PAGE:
The Theory: The seasoning in cast iron pans is delicate and can easily flake out or chip if you use metal. Stick to wood or nylon utensils.

The Reality: The seasoning in cast iron is actually remarkably resilient. It’s not just stuck to the surface like tape, it’s actually chemically bonded to the metal. Scrape away with a metal spatula and unless you’re actually gouging out the surface of the metal, you should be able to continue cooking in it with no issue.

So you occasionally see flakes of black stuff chip out of the pan as you cook in it? It’s possible that’s seasoning, but unlikely. In order to get my cast iron pan’s seasoning to flake off, I had to store it in the oven for a month’s-worth of heating and drying cycles without re-seasoning it before I started to see some scaling.

More likely, those flakes of black stuff are probably carbonized bits of food that were stuck to the surface of the pan because you refused to scrub them out with soap last time you cooked.

Myth #6: “Modern cast iron is just as good as old cast iron. It’s all the same material, after all.”

The Theory: Metal is metal, cast iron is cast iron, the new stuff is no different than the old Wagner and Griswold pans from early 20th century that people fetishize.

The Reality: The material may be the same, but the production methods have changed. In the old days, cast iron pans were produced by casting in sand-based molds, then polishing the resulting pebbly surfaces until smooth. Vintage cast iron tends to have a satiny smooth finish. By the 1950s, as production scaled up and was streamlined, this final polishing step was dropped from the process. The result? Modern cast iron retains that bumpy, pebbly surface.

The difference is more minor than you may think. So long as you’ve seasoned your pan properly, both vintage and modern cast iron should take on a nice non-stick surface, but your modern cast iron will never be quite as non-stick as the vintage stuff.

Myth #7: “Never cook acidic foods in cast iron.”

The Theory: Acidic food can react with the metal, causing it to leech into your food, giving you an off-flavor and potentially killing you slowly.

The Reality: In a well-seasoned cast iron pan, the food in the pan should only be coming in contact with the layer of polymerized oil in the pan, not the metal itself. So in a perfect world, this should not be a problem. But none of us are perfect and neither are our pans. No matter how well you season, there’s still a good chance that there are spots of bare metal and these can indeed interact with acidic ingredients in your food.

For this reason, it’s a good idea to avoid long-simmered acidic things, particularly tomato sauce. On the other hand, a little acid is not going to hurt it. I deglaze my pan with wine after pan-roasting chicken all the time. A short simmer won’t harm your food, your pan, or your health in any way.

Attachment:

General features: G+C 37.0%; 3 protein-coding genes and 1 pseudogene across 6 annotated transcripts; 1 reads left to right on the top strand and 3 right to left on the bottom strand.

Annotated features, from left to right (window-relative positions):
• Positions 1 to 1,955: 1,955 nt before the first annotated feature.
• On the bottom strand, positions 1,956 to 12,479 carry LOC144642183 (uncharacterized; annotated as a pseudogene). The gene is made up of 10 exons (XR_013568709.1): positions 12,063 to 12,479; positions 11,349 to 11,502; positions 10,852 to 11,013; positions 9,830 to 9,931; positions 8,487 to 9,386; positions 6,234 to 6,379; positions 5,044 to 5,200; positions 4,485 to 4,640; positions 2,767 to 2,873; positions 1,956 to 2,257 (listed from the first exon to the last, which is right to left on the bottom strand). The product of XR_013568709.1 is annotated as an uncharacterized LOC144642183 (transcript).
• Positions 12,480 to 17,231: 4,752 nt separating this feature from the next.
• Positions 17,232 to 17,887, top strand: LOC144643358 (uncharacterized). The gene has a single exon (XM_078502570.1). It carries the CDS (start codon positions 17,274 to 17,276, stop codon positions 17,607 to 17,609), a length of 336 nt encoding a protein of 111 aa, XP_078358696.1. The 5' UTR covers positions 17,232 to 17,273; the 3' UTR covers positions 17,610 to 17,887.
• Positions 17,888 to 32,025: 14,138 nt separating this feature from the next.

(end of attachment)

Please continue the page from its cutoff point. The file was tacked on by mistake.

What you SHOULD do

These are the only rules you need to know to have a successful lifelong relationship with your cast iron.

  • Season it when you get it. Even pre-seasoned cast iron can do with some extra protection. To season your pan, heat it up on the stovetop until its smoking hot, then rub a little oil into it and let it cool. Repeat this process a few times and you’re good to go.
  • Clean it after each use. Clean your pan thoroughly after each use by washing it with soap and water and scrubbing out any gunk or debris from the bottom. I use the scrubby side of a sponge for this.
  • Re-season it. Rinse out any excess soap with water, then place the skillet over a burner set to high heat. When most of the water inside the skillet has dried out, add a half teaspoon of vegetable, canola, flaxseed, or shortening. Rub it around with a paper towel. Continue heating the pan until it just starts to smoke then give it one more good rub. Let it cool and you’re done.
  • Fry and Sear in it. The best way to keep your seasoning maintained? Just use your pan a lot! The more you fry, sear, or bake in it, the better that seasoning will become.
  • Don’t let it stay wet. Water is the natural enemy of iron and letting even a drop of water sit in your pan when you put it away can lead to a rust spot. Not the end of the world, but rust will require a little scrubbing and re-seasoning. I always dry out my pan with a paper towel and coat it with a tiny amount of oil before storage.

Cast Iron Mac & Cheese

castironmacandcheese

Ingredients

12oz macaroni

3Tbs butter

3Tbs flour

2cups milk

4oz grated Emmental Cheese

4oz grated Gruyere Cheese

1Tbs Dijon Mustard

1Tbs Worcestershire Sauce

1/2tsp dried Thyme

Black Pepper to taste

3oz grated Parmigiano-Reggiano Cheese

Directions

Boil pasta in a cast iron skillet. Melt the butter and whisk in flour until well combined. Whisk milk into the flour mixture. Whisk constantly until thickened 1 to 2 minutes.

Add Emmental Cheese, Gruyere, mustard, Worcestershire, and thyme. Whisk until melted and smooth, about 2 minutes. Stir in pasta and season to taste with salt and pepper.